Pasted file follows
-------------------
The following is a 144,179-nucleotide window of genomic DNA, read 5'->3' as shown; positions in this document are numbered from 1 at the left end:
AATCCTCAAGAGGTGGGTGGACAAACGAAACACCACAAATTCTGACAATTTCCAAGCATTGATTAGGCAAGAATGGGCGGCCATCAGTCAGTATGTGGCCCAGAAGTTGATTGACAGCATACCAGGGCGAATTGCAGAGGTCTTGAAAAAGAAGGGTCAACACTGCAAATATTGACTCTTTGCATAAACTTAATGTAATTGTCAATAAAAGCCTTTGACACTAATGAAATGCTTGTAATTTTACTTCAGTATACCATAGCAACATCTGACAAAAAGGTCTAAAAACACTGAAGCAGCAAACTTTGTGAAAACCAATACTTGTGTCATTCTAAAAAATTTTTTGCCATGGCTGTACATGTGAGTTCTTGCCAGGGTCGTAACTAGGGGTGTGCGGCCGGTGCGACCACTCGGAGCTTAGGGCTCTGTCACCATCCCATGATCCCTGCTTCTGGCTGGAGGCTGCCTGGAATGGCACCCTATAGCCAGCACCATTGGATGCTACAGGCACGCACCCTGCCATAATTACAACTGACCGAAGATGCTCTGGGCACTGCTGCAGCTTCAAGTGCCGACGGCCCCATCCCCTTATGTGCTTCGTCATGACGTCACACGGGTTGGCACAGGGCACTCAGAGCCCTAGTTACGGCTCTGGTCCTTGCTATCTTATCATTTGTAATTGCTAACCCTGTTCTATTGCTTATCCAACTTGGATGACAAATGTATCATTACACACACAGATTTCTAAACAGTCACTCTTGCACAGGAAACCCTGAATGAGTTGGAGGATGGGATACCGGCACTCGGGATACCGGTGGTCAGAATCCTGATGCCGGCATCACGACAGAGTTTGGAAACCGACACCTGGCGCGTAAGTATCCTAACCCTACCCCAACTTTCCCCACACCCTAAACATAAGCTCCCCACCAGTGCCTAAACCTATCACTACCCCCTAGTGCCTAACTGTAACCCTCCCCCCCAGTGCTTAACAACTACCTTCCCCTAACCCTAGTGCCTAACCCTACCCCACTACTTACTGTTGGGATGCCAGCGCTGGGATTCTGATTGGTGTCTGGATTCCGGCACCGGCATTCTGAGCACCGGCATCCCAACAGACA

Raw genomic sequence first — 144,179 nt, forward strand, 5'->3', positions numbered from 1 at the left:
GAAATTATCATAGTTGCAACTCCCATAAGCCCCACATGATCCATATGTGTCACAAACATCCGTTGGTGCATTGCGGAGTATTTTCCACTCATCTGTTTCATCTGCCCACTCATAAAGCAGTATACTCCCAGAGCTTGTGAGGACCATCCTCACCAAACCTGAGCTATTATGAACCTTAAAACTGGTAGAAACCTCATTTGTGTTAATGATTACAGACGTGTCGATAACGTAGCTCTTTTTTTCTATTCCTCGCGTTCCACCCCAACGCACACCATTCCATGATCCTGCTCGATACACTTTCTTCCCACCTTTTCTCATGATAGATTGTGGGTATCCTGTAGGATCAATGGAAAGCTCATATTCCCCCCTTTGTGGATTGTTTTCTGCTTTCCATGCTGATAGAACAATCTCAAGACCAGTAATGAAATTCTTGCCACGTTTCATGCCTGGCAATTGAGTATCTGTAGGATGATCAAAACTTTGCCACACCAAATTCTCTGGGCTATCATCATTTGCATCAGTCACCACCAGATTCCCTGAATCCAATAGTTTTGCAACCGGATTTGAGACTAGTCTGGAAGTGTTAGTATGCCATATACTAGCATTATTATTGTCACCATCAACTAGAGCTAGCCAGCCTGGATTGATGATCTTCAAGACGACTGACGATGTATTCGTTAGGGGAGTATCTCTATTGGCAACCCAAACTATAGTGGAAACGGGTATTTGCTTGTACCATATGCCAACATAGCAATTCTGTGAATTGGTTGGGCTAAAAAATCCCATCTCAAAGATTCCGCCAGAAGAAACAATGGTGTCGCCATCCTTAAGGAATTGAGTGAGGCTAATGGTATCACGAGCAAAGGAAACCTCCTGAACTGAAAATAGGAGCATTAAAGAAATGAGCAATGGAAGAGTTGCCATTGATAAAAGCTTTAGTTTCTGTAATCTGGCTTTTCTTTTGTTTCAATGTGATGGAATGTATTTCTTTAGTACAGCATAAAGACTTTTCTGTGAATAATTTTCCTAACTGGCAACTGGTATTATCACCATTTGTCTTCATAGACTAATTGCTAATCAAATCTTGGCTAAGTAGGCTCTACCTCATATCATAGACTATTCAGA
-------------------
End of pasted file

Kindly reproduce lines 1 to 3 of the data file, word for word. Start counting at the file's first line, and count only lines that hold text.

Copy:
The following is a 144,179-nucleotide window of genomic DNA, read 5'->3' as shown; positions in this document are numbered from 1 at the left end:
AATCCTCAAGAGGTGGGTGGACAAACGAAACACCACAAATTCTGACAATTTCCAAGCATTGATTAGGCAAGAATGGGCGGCCATCAGTCAGTATGTGGCCCAGAAGTTGATTGACAGCATACCAGGGCGAATTGCAGAGGTCTTGAAAAAGAAGGGTCAACACTGCAAATATTGACTCTTTGCATAAACTTAATGTAATTGTCAATAAAAGCCTTTGACACTAATGAAATGCTTGTAATTTTACTTCAGTATACCATAGCAACATCTGACAAAAAGGTCTAAAAACACTGAAGCAGCAAACTTTGTGAAAACCAATACTTGTGTCATTCTAAAAAATTTTTTGCCATGGCTGTACATGTGAGTTCTTGCCAGGGTCGTAACTAGGGGTGTGCGGCCGGTGCGACCACTCGGAGCTTAGGGCTCTGTCACCATCCCATGATCCCTGCTTCTGGCTGGAGGCTGCCTGGAATGGCACCCTATAGCCAGCACCATTGGATGCTACAGGCACGCACCCTGCCATAATTACAACTGACCGAAGATGCTCTGGGCACTGCTGCAGCTTCAAGTGCCGACGGCCCCATCCCCTTATGTGCTTCGTCATGACGTCACACGGGTTGGCACAGGGCACTCAGAGCCCTAGTTACGGCTCTGGTCCTTGCTATCTTATCATTTGTAATTGCTAACCCTGTTCTATTGCTTATCCAACTTGGATGACAAATGTATCATTACACACACAGATTTCTAAACAGTCACTCTTGCACAGGAAACCCTGAATGAGTTGGAGGATGGGATACCGGCACTCGGGATACCGGTGGTCAGAATCCTGATGCCGGCATCACGACAGAGTTTGGAAACCGACACCTGGCGCGTAAGTATCCTAACCCTACCCCAACTTTCCCCACACCCTAAACATAAGCTCCCCACCAGTGCCTAAACCTATCACTACCCCCTAGTGCCTAACTGTAACCCTCCCCCCCAGTGCTTAACAACTACCTTCCCCTAACCCTAGTGCCTAACCCTACCCCACTACTTACTGTTGGGATGCCAGCGCTGGGATTCTGATTGGTGTCTGGATTCCGGCACCGGCATTCTGAGCACCGGCATCCCAACAGACA

Raw genomic sequence first — 144,179 nt, forward strand, 5'->3', positions numbered from 1 at the left: